When I was in high school, “studying” meant reviewing my textbook and notes into the wee hours of the night.
I thought I was being pretty hard-core, and it seemed to work pretty well, so I stuck with it.
Then I went to college, and quickly discovered that just because everything in the readings made sense and seemed increasingly familiar the more I re-read it, didn’t mean I could actually retrieve or use that knowledge when put on the spot.
This is an instance of how familiarity can play tricks on us. We think we know something, because it’s fresh and easily retrievable in that moment with the book in front of us. Take the book away however, and we discover that we’re toast, as the information hasn’t sunk in as deeply as we thought.
A similar thing happens in the practice room.
The way we practice most of the time sets us up for the same sort of unpleasant surprise when we walk out on stage, and discover that the awesome version of ourselves we heard in the practice room just…isn’t…happening.
How we practice
Most of us practice a bit like this:
Play something. (Wrinkle our nose in dissatisfaction.)
Play it again…slightly better this time.
And again, and again…until we get it right a few times in a row, and it feels pretty good.
Then we move onto the next thing.
Known as “blocked” practice, this format makes logical sense, and even appears to work pretty well. After all, on a good day, we can hear and feel ourselves getting progressively better as we work through a piece. Going from “meh” on our first try to “hmm…not bad!” by the end of a practice session.
The problem, of course, is that there is an underlying illusion at work that deceives us into believing our chops are more secure than they really are.
Judgment of Learning
How do we know when we’ve learned something well enough that we can move on to the next thing? Where it is etched deeply enough in our memory that we will reliably be able to reproduce or retrieve it later when we need to?
Easy. We simply make a subjective judgment call about how well we’ve learned something – known as “judgment of learning”.
But as it turns out, these subjective appraisals (a.k.a. JOL’s) are often quite unreliable.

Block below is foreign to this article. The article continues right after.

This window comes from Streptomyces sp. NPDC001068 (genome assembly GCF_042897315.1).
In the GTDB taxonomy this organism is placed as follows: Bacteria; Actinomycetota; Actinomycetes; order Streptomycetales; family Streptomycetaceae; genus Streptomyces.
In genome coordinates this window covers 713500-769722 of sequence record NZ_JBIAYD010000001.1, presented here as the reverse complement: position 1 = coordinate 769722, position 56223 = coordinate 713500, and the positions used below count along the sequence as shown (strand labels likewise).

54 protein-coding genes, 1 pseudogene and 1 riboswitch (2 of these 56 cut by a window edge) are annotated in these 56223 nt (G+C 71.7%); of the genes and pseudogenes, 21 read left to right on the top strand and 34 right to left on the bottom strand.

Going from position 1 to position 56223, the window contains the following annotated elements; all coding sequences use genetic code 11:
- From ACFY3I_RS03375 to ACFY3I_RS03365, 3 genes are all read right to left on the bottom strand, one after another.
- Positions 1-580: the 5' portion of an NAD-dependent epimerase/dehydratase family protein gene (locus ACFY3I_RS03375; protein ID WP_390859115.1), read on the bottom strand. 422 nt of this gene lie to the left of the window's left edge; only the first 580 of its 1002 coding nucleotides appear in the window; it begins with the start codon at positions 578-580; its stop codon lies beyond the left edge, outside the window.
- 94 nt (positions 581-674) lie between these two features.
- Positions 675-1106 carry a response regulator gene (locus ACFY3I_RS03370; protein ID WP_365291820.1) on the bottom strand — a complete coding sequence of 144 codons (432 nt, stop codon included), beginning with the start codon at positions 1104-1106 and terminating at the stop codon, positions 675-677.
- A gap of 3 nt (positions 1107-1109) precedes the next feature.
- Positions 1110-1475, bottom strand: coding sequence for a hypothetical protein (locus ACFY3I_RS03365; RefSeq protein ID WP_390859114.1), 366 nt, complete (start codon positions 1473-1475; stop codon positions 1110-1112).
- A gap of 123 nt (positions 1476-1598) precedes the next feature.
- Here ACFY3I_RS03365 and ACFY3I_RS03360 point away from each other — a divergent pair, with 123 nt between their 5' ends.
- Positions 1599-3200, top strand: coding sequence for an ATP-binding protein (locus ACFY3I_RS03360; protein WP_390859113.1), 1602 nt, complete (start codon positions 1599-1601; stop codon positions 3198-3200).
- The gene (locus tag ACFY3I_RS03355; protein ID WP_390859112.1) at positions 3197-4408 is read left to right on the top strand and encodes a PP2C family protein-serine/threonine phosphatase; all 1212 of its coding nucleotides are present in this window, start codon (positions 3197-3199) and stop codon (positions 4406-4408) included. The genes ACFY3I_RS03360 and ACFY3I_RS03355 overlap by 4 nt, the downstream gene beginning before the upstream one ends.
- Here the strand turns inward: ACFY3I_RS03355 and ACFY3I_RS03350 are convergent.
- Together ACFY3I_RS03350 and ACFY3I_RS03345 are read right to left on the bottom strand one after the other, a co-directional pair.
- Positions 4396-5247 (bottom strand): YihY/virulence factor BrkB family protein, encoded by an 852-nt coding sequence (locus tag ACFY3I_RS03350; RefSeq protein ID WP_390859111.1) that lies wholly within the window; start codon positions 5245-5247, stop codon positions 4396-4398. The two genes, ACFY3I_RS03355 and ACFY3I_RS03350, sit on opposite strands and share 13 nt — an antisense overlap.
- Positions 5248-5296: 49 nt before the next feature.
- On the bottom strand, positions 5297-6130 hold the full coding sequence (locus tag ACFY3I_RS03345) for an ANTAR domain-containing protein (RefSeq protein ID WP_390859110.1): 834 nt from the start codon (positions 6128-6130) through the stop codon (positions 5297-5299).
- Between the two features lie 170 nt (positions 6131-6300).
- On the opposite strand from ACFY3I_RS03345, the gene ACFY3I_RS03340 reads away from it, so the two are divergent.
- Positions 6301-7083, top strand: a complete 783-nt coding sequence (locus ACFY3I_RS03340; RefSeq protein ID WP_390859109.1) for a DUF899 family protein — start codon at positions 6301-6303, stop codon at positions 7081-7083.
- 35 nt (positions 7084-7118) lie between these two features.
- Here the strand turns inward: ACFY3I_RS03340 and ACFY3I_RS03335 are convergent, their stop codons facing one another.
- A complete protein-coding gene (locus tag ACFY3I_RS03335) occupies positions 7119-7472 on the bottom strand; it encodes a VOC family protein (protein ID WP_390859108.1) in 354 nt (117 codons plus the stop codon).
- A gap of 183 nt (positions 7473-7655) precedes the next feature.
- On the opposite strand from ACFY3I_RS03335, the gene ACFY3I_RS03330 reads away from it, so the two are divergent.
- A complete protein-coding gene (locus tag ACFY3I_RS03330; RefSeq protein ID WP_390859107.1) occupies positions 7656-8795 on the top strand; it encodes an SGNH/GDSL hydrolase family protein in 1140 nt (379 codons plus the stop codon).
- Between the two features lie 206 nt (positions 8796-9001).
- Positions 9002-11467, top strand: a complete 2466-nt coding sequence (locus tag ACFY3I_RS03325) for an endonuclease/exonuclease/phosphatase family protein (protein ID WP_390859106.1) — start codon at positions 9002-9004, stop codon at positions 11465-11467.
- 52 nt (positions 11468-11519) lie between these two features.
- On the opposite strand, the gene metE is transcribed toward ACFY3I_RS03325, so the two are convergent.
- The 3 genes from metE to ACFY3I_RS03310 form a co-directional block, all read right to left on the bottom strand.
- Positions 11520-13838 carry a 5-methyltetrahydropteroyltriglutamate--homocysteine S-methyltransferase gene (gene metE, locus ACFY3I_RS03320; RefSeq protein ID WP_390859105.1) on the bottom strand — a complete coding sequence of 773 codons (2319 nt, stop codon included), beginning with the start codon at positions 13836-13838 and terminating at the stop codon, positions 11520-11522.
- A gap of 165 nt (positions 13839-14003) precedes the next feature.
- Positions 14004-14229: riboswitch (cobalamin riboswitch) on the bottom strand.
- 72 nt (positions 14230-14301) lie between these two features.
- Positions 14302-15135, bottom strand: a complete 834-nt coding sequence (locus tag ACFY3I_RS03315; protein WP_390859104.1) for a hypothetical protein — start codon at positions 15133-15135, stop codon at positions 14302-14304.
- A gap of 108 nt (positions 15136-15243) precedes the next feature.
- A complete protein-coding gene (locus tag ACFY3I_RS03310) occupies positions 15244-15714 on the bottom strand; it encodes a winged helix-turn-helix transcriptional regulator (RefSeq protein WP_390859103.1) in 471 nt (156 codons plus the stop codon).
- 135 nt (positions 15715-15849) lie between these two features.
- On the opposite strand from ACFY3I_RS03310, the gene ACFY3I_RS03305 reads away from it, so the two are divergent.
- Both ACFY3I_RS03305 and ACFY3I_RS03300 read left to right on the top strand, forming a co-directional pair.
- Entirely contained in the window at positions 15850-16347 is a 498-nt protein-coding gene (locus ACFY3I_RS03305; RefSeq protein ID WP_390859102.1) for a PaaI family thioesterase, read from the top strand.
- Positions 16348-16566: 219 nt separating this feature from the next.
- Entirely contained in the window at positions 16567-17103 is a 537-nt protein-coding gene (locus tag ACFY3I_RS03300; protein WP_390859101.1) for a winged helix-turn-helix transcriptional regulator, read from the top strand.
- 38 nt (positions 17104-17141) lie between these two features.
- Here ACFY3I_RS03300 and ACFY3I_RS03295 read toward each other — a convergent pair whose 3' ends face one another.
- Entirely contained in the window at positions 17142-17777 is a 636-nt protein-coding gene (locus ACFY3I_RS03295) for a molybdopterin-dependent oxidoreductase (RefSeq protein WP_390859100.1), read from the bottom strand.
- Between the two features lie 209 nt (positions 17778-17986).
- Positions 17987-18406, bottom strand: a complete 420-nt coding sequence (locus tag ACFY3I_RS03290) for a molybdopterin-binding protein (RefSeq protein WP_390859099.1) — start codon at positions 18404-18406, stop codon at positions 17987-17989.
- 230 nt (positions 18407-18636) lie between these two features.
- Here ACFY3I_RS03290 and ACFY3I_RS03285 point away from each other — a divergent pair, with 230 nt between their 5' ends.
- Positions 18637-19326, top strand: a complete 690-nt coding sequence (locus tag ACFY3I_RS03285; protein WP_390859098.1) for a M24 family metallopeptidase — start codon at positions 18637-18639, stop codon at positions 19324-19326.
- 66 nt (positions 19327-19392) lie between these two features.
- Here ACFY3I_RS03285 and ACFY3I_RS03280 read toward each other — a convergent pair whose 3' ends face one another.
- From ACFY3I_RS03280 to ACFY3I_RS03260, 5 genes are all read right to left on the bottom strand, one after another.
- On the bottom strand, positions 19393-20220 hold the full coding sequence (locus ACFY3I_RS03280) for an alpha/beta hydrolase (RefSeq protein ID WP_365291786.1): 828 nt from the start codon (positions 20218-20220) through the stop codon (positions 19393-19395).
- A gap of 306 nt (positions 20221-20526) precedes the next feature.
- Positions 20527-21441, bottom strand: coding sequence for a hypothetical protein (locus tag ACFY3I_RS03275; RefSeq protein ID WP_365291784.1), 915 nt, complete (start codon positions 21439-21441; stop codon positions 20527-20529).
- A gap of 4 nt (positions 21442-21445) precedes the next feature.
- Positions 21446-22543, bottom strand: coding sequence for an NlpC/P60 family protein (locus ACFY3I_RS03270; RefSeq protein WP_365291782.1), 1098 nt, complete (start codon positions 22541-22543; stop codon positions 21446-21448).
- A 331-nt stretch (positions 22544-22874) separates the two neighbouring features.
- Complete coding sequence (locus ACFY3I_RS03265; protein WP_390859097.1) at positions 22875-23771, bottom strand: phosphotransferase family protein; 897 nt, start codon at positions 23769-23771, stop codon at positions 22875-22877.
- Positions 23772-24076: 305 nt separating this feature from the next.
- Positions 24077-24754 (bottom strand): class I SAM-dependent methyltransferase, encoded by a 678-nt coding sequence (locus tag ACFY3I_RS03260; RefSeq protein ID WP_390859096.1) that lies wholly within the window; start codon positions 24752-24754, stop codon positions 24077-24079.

Since our estimation of how well we’ve learned something is based on how easily something comes to us at that moment, it can lead to what some researchers have called “illusions of competence.” Where we are fooled into believing we have a passage better learned than we really do.
After all, how well we can play something at the end of a practice session (when it’s been enhanced by multiple warm-up/adjustment repetitions), is very different than playing it cold when we come back to our instrument the next day.
So the danger in practicing as we normally do is that we are prone to misjudging how well we are likely to play when the moment of truth arrives.
Why is that a problem? Well, confidence is one thing, but overconfidence could easily lead us to gloss over and neglect areas of our repertoire that actually need more work.
A second benefit of random practice
A number of studies have already established that random practice leads to superior performance when tested after training than blocked practice (which leads to better performance during training, but worse performance after training).
A 2001 study reveals a second important benefit of random practice. It seems that random practice schedules also lead to significantly more accurate predictions of future performance than blocked practice schedules.
Meaning, participants who practiced utilizing a random schedule were better judges of how much “real” learning had taken place.
We don’t know what’s good for us
Unfortunately, like turning our nose down at brussels sprouts and tofu, we don’t always know what’s good for us.
A 1978 study of postal workers undergoing typing training evaluated a few different practice schedules, some with shorter sessions spaced further apart, and others spaced closer together.
As it turns out, the participants in the spaced out condition that was best for maximizing learning, were the least satisfied with the schedule. In fact, some of them said that they would rather drop out and quit, than continue on that schedule.
Meanwhile, those in the most compressed training schedule reported the greatest level of satisfaction – even though this schedule resulted in the worst performance and learning.
We like practicing in such a way that leads to immediate gains in performance. It feels good. But easy come, easy go. Sometimes it’s better to struggle in the short term, if it leads to better performance in the long term.
So be wary of the trap of simply practicing something over and over until it sounds better and calling it a day. Throw in some random practice, test yourself, and make sure you really can do what you think you can – without having to warm up into it first.
And when you introduce different practice schedules like random practice to your students, know that they may not necessarily adopt the new practice wholeheartedly at first – even if it is working really well. Preparing them for the possibility that it may not feel as if it’s working in the immediate present could help them focus more on the long term day-to-day, week-to-week benefits.